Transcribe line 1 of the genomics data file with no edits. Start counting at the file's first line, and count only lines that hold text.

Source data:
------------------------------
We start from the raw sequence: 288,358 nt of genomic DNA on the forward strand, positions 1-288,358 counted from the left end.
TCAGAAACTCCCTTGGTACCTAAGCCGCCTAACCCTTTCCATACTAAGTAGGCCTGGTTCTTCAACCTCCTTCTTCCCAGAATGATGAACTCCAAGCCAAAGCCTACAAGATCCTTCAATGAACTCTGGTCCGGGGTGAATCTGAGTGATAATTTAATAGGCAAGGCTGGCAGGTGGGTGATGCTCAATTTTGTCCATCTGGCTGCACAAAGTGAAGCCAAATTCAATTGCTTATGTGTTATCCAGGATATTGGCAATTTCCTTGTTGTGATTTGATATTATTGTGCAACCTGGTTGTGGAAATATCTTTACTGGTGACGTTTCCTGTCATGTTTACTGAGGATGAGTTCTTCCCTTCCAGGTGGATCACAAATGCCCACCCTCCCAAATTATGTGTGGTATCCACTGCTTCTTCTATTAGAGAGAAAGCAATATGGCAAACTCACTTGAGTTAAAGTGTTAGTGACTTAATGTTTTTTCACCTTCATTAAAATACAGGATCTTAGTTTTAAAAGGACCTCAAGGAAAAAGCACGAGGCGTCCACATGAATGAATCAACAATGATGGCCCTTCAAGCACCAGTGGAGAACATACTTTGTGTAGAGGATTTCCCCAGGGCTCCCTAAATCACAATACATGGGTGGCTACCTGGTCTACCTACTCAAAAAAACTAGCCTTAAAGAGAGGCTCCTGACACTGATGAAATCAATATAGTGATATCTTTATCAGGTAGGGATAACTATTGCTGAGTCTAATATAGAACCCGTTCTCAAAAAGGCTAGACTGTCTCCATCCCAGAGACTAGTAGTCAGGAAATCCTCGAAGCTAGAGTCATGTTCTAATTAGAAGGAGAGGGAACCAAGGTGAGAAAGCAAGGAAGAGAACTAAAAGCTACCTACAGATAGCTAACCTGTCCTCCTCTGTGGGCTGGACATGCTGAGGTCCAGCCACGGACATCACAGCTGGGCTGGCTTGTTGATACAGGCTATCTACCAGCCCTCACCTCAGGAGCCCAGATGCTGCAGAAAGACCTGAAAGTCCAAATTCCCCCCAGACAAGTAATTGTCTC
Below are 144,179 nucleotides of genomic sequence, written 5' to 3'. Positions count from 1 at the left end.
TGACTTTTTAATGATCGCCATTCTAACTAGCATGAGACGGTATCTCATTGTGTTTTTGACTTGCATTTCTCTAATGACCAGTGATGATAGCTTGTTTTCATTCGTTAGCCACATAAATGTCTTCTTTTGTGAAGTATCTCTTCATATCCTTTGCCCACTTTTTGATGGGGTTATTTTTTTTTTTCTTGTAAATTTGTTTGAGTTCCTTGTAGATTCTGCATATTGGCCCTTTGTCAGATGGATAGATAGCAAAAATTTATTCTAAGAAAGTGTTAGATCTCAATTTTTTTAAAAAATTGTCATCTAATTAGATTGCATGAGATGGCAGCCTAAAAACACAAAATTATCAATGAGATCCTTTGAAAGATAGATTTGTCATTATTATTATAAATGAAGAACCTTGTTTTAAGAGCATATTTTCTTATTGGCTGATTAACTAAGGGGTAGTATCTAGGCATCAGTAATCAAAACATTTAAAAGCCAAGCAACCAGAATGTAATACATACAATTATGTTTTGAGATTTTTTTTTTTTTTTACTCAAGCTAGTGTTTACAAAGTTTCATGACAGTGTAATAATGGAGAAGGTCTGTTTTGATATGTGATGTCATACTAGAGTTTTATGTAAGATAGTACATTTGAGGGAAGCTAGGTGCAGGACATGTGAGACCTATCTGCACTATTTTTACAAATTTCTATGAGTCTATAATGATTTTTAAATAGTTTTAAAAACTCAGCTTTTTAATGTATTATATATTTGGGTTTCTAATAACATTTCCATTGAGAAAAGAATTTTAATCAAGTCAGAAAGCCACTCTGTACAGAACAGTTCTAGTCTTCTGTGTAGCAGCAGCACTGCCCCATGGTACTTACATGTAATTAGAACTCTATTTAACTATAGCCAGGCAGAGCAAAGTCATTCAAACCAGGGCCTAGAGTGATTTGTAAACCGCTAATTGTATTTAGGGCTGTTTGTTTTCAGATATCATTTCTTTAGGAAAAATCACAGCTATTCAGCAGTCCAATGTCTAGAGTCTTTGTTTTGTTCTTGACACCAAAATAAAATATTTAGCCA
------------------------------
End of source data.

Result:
We start from the raw sequence: 288,358 nt of genomic DNA on the forward strand, positions 1-288,358 counted from the left end.